How a filthy smelter can help clean up Alcan's books
The creaking Rio Tinto Alcan aluminum smelter in Kitimat is one of the great greenhouse gas sinners of British Columbia, placing a close second for the title of the province's worst climate change offender.
That looks to be a perilous position as British Columbia moves to implement policies to back up its pledge to slash greenhouse gases by a third over the next 12 years. All those carbon dioxide molecules streaming into the air will soon have a price. For Kitimat as it exists, any price for carbon is all pain, a liability on the balance sheet.
But two events this week, just hours apart, point to a much different possibility - of Kitimat's greenhouse gases becoming an asset for Alcan, one that might just tilt the balance in favour of proceeding with a $2-billion (U.S.) modernization project.
The first event was the revelation from B.C. Premier Gordon Campbell that Ontario and Quebec are interested in joining his climate change crusade and are now sitting as observers in the talks to set up a regional trading system to cut greenhouse gases.
Later in the day, the B.C. Utilities Commission gave its approval to a deal between B.C. Hydro and Alcan to sell electricity from Kemano, the power plant associated with the Kitimat smelter. That approval was the last condition Alcan had laid out before proceeding with Kitimat, and means the company will now scrutinize its internal financials before its board issues its verdict in April.
Whatever the other merits of the modernization project, it comes with a conspicuous benefit in Gordon Campbell's British Columbia: Greenhouse gas output would fall dramatically with the upgraded smelter, as modern technology took the place of machinery that was barely up to speed when it was installed in the 1950s. Even by the least favourable measure, Alcan's emissions would tumble by 40 per cent in B.C.
The same is not true for much of the company's operations in the rest of the country, where it either already has modern technology or doesn't have active plans to upgrade other older facilities.
And that is why the emerging alliance between B.C., Ontario and Quebec could be a significant plus for Kitimat and Alcan, as the three provinces lay the foundation for a cross-country trading system for greenhouse gas credits. The essence of that system is that those who cut emissions more than expected can cash in by selling the difference as a carbon credit to those who haven't found a cost-effective way to reduce their carbon output.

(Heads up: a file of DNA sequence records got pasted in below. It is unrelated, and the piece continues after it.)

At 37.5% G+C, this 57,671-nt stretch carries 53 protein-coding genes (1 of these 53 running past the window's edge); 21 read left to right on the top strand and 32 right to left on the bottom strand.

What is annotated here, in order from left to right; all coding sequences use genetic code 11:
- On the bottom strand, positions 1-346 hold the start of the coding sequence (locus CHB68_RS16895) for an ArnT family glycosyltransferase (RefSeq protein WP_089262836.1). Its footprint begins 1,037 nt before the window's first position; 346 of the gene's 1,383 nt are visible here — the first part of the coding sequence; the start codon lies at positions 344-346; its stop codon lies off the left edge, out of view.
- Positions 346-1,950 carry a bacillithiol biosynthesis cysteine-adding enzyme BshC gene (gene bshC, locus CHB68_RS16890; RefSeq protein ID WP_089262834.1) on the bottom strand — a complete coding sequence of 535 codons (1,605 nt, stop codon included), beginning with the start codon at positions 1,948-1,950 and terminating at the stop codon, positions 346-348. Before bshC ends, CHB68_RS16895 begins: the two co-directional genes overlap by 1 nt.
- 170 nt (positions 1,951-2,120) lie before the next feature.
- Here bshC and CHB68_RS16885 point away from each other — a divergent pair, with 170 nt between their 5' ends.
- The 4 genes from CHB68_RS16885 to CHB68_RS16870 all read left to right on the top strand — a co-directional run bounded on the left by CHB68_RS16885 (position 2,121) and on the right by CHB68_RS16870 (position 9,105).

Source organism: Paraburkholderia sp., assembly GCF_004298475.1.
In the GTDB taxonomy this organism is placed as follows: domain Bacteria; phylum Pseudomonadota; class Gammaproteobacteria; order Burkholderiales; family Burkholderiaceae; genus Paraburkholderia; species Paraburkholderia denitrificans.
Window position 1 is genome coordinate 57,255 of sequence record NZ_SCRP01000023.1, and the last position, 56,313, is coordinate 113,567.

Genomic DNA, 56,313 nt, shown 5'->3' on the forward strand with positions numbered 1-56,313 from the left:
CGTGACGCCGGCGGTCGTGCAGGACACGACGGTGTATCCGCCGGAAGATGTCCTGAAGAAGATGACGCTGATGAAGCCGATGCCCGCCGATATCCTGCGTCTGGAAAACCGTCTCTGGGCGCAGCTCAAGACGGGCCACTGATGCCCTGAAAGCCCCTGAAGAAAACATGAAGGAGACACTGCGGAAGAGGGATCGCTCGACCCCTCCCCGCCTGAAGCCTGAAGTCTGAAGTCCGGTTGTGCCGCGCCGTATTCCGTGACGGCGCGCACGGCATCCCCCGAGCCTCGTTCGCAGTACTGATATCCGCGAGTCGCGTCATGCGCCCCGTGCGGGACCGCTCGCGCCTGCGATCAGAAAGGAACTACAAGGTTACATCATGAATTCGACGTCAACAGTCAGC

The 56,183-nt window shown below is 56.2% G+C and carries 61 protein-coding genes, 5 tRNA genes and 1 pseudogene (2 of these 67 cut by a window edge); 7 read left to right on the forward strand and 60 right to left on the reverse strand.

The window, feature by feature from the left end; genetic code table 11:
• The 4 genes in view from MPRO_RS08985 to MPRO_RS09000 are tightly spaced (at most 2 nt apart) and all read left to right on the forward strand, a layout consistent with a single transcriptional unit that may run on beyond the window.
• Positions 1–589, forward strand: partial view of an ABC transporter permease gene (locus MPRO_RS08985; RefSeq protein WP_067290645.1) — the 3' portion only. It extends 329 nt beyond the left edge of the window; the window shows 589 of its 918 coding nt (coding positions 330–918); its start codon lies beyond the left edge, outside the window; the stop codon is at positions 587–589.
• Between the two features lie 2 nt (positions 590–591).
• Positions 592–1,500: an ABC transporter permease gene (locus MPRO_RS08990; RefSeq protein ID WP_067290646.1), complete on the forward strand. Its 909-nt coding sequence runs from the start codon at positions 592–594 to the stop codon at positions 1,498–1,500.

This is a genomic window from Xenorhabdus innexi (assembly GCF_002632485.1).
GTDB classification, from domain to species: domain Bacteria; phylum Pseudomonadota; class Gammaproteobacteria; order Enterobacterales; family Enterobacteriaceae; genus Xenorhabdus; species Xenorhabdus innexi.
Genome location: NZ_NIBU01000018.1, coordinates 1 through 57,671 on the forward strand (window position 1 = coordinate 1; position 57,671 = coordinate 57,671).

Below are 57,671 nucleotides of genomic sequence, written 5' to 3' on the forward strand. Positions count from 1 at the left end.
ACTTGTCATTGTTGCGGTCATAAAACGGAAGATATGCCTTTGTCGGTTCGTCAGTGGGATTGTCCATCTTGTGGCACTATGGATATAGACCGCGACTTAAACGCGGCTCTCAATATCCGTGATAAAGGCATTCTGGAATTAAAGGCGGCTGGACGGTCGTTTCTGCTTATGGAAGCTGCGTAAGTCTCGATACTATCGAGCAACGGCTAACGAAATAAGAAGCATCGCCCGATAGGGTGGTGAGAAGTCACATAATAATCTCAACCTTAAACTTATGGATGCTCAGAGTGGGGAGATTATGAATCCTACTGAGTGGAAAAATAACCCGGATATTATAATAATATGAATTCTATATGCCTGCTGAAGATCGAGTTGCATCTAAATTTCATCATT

For now, all that is being said publicly is that Ontario and Quebec are attending the sessions as observers. But a senior official with the B.C. government confirms that the two eastern provinces want to join the Western Climate Initiative, (which may want to consider renaming itself shortly).
The rules are still being written for the WCI, but the senior official said the entire reason for the regional initiative is to allow for the trading of carbon credits across jurisdictions. Add it all up, and it means that Alcan could absorb the cost of reducing emissions in Quebec by cashing in carbon credits from British Columbia.
Alcan's stated preference is for an intensity-based system, where the yardstick would be the amount of greenhouse gases generated for a unit of production (in Alcan's case, per tonne of aluminum). On that basis, Kitimat's refurbished smokestacks look like even bigger assets, since Alcan estimates it will be able to slash its intensity by nearly two-thirds.
But even using the most stringent measurement, an absolute reduction in emissions, a significant amount of cash could be in play. The company says emissions would fall by 500,000 tonnes a year under the expansion project, even with output rising. Using the current price of carbon in European markets, that results in a credit worth about $15-million (Canadian).
Set against a total cost of $2-billion (U.S.), that sum might seem like a pittance. But the Kitimat project is, like every other major construction project in B.C., feeling the strains of inflation as the cost of steel, concrete and labour soar by double digits annually. That $15-million could spell the difference between a marginal project that falls short of an acceptable return, or one that just makes it over the hurdle - a shade of green that any executive can embrace.